(Article reprinted from Socialist Appeal newspaper Autumn 2019.  To buy a copy send us an email for further details)

With the Labour Party riding high in the polls at approximately 45%, and the National Party leadership in meltdown and beginning to fall in the polls, Labour voters have (quite rightly) high expectations of the Labour Party to deliver. Jacinda Ardern has said that the second year of the Labour-led coalition government will be about delivery and made vague platitudes about this in the media.

To date we have seen the Labour-led government carry out minor reforms that have benefited the working class and this is welcome.  However, when it comes to tackling big business and the capitalist system, that entrenches poverty and is widening inequalities, in New Zealand we see the Labour-led government lack politic backbone to tackle the bosses on a number of fronts.

The recent Tax Working Group is a prime example of this timidity. Chaired by the former right-wing Labour Finance Minister Sir Michael Cullen, the committee was stacked in favour of big business by 8 to 2. Plus, the terms of reference were fiscally narrow and ruled out wealth taxes such as inheritance tax.

Although a Capital Gains Tax has been mooted. This new tax is not likely to succeed as it will affect the majority of the MPs in parliament who also own rental properties, and if it did succeed it will be watered down to be ineffectual. As the saying goes turkeys do not vote for Christmas and MPs, many of who are landlords, do not vote for Capital Gains Taxes!

The reality is that the tax system is not about fairness but about the transferring wealth from the bottom to the top, and the Tax Working Group was never about achieving fairness either but appeasing the bosses by calling for a Capital Gains Tax policy if Labour is re-elected. A Capital Gains Tax is already Labour Party policy, but the Parliamentary Labour Party did not have the courage to enact legislation immediately on gaining the govern- ment benches in 2017. The PLP was more afraid of the backlash from big business than delivering reforms to workers. According to Statistics New Zealand in March 2017 workers received 48.7% of the national income, in 1981 (before Rogernomics) it was 58.7%. This equates to $11,500 (in today’s dollars) taken from every worker in New Zealand and transferred to the rich. The Tax Working Group will not change this position for the better, despite the rhetoric, but will support growing inequalities in New Zealand as the wealthy are the real beneficiaries of their work. Jacinda Ardern is no doubt sincere in her wish to tackle inequalities and growing poverty in New Zealand. However, her sincerity will not change things very much if she is not serious in challenging big business in New Zealand.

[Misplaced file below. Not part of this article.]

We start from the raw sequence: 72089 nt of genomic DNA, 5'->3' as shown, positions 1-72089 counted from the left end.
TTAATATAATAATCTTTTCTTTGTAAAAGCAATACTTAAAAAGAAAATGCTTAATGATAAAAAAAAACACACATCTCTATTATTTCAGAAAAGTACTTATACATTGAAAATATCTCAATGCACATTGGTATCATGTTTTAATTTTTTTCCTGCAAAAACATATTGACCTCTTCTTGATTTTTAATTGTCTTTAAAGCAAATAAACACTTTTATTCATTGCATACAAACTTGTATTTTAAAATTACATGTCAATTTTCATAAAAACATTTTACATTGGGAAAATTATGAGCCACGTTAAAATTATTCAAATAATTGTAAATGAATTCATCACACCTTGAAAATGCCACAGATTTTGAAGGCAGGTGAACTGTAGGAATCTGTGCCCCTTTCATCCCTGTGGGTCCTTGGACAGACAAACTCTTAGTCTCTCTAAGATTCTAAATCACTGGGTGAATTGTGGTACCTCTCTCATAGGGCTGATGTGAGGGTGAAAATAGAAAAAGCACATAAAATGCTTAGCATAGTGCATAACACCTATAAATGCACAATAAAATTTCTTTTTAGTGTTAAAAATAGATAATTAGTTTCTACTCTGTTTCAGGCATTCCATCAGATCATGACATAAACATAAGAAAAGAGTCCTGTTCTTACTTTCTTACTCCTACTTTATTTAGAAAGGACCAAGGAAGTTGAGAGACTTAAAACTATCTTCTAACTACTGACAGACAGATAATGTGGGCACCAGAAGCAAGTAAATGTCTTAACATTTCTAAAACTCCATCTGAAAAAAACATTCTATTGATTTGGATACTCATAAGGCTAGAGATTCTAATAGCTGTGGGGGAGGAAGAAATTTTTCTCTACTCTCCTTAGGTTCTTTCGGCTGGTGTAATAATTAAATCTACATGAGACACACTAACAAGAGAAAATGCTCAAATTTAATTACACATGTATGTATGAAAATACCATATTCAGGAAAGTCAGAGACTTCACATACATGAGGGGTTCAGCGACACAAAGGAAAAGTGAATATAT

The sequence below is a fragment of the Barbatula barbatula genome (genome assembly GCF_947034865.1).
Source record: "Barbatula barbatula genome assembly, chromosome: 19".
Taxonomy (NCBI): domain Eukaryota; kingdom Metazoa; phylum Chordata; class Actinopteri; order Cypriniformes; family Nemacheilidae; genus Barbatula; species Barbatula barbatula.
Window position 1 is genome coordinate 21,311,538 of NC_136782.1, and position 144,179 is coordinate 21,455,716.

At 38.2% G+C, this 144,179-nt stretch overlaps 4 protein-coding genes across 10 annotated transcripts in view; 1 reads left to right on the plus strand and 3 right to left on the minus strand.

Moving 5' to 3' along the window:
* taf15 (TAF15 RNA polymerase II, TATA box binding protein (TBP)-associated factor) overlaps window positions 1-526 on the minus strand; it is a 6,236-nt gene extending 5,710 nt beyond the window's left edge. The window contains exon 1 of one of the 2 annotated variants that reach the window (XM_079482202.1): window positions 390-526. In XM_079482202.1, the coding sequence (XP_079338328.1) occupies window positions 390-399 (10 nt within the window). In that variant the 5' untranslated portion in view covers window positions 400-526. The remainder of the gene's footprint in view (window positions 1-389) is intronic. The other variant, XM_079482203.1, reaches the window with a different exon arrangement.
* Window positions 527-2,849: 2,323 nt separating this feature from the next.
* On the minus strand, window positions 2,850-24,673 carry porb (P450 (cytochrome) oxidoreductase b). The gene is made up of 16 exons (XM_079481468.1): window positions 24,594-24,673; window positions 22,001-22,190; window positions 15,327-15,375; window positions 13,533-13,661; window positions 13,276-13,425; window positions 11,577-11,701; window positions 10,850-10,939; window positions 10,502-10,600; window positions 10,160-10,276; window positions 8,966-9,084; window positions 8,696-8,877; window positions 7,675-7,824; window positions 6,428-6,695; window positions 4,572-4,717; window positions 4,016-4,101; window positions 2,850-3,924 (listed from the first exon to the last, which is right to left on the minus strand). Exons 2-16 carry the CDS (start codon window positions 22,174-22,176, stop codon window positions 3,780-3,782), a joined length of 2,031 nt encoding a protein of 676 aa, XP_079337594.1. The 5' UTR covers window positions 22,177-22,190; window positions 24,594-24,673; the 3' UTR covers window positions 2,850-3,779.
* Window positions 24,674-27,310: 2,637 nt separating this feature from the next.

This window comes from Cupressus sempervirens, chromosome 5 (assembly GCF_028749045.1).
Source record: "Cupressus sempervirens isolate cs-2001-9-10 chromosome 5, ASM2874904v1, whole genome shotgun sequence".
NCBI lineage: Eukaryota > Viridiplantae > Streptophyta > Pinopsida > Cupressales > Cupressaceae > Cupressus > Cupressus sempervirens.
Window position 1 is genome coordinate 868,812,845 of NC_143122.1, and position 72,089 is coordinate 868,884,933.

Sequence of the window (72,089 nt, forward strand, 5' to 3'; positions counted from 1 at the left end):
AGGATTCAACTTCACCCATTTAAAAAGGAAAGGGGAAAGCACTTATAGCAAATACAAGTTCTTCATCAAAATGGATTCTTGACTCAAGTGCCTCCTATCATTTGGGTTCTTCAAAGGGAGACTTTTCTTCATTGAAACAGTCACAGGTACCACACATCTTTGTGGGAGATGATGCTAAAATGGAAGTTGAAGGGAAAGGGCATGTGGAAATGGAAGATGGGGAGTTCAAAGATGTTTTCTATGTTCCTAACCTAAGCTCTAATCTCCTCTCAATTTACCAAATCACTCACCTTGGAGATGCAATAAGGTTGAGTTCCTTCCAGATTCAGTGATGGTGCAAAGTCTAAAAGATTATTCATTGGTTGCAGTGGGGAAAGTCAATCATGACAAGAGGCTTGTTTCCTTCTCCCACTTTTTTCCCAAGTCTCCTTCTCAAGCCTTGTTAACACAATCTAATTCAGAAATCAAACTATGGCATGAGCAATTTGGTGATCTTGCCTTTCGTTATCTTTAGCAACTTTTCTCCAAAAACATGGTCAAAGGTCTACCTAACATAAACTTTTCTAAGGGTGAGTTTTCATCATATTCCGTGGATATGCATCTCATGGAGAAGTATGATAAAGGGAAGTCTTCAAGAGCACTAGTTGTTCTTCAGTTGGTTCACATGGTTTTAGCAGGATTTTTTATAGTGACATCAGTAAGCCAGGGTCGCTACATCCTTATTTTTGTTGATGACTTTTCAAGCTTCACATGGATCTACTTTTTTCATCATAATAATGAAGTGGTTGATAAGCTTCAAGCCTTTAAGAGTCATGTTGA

To achieve this the Labour-led coalition government must break with big business and adopt bold socialist policies that will tackle the root cause of poverty in New Zealand, the capitalist system itself.